Globally, snakes are the most dreaded venomous animals since they induce morbidity and mortality greatly. Snakebite envenomation induces local tissue damage including myonecrosis and inflammation. Pathogenesis induced by snakebite is multifactorial and complex. Many studies reported the association of clinical symptoms with the biochemical variation of venom composition (20). Snake venom has evolved into a wide range of proteins and peptides that induce neurotoxic, hemotoxic, cytotoxic, inflammatory effects, etc. If not treated envenomation results in severe morbidity and even death. The main protein classes in snake venom causing a severe pathological effect in victims are three-finger toxins (3FTXs), phospholipase A2 (PLA A2), snake venom serine protease (SVSP), and snake venom metalloproteinase (SVMP) (21). Previously we reported the interaction of A.paniculata phytochemicals with PLA A2 of Russell’s viper. Phytochemicals had a great affinity towards the residues responsible for the myotoxic and enzymatic activity of PLA A2 (22).
Next to PLA A2, the predominant SVMP becomes the potent target for small pharmaceutical biomolecules. Apart from the hemorrhagic activity of snake venom metalloproteinase other activities namely fibro(ogen)olytic, prothrombin activation, activation of blood coagulation factor X, apoptosis, inhibition of platelet aggregation, pro-inflammatory and blood serine proteinase inhibitor inactivation are also attributed to SVMPs (23). All these factors have envisioned SVMP as a potential target.
SVMP (PDB ID: 2E3X) selected for the study represents class P-IIId, a heterotrimeric class of SVMP, which has MDC (M - metalloproteinase, D - Disintegrin-like, C - Cysteine-rich) domain along with snaclec domain. It is made up of a heavy chain and two light chains namely LA and LB. Cys133, present in the C-terminal of the light chain, bonds (disulfide bond) with Cys389 present in the heavy chain’s hyper variable region (HVR) (24). Zinc and calcium are involved in the catalytic activity and structural stabilization of SVMP respectively (25). Russell's viper metalloproteinase is a strong activator of the blood coagulating factor X (FX) (26). During the physiological coagulation, FX is activated upon R194-I195 bond cleavage by the factors IXa or VIIa resulting in the removal of the 52 residues at the N-terminal of the FX heavy chain which is heavily glycosylated. This results in the formation of a catalytic triad (the active site in this case) of the serine proteinase domain. Thus, the activated FX (FXa), in turn, facilitates the conversion of prothrombin to thrombin which eventually forms a hemostatic plug (27-29). Hence, SVMP is seen as one of the crucial proteins mediating the venomous activity of snake venom.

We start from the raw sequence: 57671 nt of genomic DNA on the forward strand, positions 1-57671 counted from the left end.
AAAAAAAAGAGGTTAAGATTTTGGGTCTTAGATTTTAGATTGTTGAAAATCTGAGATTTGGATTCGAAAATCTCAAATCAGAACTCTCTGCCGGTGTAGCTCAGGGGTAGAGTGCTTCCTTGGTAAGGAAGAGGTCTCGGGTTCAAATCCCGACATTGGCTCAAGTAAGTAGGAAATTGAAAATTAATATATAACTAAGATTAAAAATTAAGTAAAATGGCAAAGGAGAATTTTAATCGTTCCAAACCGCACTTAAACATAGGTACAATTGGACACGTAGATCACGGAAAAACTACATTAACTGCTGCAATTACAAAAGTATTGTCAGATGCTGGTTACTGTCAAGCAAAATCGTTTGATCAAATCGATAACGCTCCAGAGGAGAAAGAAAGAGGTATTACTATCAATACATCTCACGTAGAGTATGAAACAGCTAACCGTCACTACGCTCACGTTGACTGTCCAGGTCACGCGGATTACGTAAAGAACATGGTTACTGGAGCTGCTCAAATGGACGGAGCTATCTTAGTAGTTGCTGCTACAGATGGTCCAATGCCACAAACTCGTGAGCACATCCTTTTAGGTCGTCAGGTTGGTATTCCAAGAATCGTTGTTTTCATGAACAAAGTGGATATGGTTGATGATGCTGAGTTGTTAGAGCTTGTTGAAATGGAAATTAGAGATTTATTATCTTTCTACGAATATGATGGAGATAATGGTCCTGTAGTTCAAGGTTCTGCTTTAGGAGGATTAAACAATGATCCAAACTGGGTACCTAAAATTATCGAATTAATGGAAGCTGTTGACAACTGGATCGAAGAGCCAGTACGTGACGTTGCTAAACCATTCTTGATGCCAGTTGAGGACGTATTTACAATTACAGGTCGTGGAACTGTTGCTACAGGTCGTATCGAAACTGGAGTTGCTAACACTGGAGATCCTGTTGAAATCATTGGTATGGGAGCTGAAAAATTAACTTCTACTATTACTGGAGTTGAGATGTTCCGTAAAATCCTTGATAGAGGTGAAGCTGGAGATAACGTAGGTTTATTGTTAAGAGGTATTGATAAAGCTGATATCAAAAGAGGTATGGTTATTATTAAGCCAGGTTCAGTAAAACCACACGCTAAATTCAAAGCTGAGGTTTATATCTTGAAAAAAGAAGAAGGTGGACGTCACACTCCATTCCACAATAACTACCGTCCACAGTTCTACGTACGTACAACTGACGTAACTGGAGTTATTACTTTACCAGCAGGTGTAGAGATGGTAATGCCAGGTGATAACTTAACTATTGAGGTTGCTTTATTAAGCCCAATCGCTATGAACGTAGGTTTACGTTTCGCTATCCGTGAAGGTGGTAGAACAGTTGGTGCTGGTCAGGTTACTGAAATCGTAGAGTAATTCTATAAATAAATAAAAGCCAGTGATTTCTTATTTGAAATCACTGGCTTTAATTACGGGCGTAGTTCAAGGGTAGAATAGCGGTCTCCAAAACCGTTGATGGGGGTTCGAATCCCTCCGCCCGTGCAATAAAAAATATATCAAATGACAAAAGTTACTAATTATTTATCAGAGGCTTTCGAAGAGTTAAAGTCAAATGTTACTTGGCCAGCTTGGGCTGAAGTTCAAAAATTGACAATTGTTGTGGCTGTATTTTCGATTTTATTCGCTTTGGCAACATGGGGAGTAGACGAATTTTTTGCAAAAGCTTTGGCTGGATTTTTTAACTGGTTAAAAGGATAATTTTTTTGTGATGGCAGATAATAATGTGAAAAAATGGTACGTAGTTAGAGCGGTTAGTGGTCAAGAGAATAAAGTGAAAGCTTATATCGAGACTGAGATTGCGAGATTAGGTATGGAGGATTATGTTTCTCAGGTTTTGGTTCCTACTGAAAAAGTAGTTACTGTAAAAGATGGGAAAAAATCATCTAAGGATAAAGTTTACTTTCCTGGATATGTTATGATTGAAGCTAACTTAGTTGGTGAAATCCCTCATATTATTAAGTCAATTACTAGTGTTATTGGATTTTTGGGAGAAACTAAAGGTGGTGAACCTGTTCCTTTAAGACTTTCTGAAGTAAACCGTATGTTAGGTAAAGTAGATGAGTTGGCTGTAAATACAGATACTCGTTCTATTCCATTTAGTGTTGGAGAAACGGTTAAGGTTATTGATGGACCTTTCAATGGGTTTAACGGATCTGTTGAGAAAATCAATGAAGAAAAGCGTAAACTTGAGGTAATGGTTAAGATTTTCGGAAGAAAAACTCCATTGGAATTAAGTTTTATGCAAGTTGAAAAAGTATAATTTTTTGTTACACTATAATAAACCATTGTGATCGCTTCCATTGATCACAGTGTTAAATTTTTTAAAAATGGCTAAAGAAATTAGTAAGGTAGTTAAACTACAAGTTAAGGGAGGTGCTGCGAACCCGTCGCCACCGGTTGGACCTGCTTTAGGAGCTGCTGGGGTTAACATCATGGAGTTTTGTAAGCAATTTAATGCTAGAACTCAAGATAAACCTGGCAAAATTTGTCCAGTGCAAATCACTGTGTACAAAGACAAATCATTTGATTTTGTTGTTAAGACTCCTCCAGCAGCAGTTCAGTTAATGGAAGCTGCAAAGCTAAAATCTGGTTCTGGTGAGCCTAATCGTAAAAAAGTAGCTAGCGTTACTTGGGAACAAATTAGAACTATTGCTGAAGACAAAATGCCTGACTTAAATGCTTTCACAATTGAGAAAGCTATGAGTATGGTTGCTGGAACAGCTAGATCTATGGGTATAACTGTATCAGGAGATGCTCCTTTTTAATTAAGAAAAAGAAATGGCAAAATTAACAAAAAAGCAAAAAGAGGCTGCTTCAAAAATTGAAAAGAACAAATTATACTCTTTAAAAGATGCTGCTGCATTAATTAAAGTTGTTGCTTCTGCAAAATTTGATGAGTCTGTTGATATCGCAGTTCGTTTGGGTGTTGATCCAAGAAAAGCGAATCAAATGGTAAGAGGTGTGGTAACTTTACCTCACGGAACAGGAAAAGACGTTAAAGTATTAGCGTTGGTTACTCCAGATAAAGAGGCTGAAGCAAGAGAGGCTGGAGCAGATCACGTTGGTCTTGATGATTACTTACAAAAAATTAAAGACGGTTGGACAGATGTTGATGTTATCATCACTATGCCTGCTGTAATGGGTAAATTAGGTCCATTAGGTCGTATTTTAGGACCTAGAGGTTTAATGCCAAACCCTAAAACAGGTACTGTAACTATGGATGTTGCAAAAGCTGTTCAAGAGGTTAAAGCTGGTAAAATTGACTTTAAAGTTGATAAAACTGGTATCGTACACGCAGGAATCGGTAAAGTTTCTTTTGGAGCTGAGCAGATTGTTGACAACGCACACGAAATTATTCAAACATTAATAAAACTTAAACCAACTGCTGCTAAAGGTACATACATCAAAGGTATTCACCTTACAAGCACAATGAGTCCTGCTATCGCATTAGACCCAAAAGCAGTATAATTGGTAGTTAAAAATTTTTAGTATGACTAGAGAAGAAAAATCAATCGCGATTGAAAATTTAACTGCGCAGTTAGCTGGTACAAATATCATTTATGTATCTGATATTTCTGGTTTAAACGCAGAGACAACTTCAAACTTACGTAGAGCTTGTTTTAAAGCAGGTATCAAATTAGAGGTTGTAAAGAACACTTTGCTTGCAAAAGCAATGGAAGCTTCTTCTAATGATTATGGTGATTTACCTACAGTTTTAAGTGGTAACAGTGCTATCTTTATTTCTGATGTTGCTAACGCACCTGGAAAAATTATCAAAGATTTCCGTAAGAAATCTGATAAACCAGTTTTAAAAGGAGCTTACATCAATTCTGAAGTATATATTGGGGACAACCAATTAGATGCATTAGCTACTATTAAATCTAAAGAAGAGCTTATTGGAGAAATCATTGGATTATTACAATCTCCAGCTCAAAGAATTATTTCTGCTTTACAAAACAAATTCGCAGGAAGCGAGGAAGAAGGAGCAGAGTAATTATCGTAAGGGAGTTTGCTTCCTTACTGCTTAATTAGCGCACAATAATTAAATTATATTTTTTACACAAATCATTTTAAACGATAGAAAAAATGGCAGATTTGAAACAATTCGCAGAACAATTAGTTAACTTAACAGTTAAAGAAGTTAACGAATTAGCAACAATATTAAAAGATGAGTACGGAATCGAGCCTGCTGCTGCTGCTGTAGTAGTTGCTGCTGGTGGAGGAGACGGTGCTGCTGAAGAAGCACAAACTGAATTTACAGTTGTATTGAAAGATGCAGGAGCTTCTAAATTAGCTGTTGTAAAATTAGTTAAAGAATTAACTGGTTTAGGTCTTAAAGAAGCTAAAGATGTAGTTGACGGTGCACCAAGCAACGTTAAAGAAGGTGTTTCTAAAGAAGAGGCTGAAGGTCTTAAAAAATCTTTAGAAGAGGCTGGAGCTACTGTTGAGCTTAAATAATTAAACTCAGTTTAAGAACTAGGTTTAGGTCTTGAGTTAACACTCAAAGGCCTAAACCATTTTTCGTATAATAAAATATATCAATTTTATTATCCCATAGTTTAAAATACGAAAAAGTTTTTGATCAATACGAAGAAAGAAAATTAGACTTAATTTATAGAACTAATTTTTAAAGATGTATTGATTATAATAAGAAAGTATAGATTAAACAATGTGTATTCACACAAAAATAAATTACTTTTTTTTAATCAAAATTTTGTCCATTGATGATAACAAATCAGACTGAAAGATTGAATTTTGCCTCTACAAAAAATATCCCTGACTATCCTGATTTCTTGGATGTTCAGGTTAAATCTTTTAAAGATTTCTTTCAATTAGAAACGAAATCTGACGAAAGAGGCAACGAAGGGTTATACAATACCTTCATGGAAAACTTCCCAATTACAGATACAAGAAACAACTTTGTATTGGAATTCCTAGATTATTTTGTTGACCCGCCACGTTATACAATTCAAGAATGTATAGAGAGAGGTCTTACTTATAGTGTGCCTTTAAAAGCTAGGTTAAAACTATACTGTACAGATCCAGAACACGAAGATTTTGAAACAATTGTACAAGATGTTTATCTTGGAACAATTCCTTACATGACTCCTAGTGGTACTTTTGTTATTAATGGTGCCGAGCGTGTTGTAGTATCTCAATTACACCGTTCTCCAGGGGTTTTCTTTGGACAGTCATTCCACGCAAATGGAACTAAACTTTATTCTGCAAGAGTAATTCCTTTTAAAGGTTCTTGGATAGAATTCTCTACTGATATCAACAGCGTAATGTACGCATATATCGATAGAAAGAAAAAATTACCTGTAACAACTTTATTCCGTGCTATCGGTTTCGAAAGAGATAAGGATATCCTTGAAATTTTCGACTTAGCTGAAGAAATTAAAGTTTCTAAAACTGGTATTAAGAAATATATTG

In cellular processes, the interaction of the protein with other molecules is needed for performing their biological function. Hence knowledge of interacting/functional sites would help us to develop inhibitors for receptor proteins. Therefore, the primary prerequisite step for protein-ligand docking studies is the identification of ligand binding sites Here the binding sites of SVMP are predicted using the metal pocket tool.
MetaPocket analyzes and combines the results obtained from eight predictor tools namely POCASA, LIGSITECS (LCS), Fpocket (FPK), GHECOM (GHE), Q-SiteFinder, ConCavity (CON), SURFNET, and PASS (PAS) to improve the prediction success rate. Metapocket combines' z-score of all 8 predicted autonomous tools which run simultaneously to produce a total z-score. Based on spatial similarity the pocket sites are determined and finally, all the clusters are arranged based on the total z-score as predicted by metapocket. The results are presented in the form of a table highlighting the functional residues which are found in the vicinity of the pocket sites (13). The results are summarized in Table 1, which shows the binding site at the third pocket (C3), with x, y, and z grid points 45.169, 39.898, and -4.220 of the pocket and its total z-score 1.72. Pockets that are ranked first were used for further molecular docking study.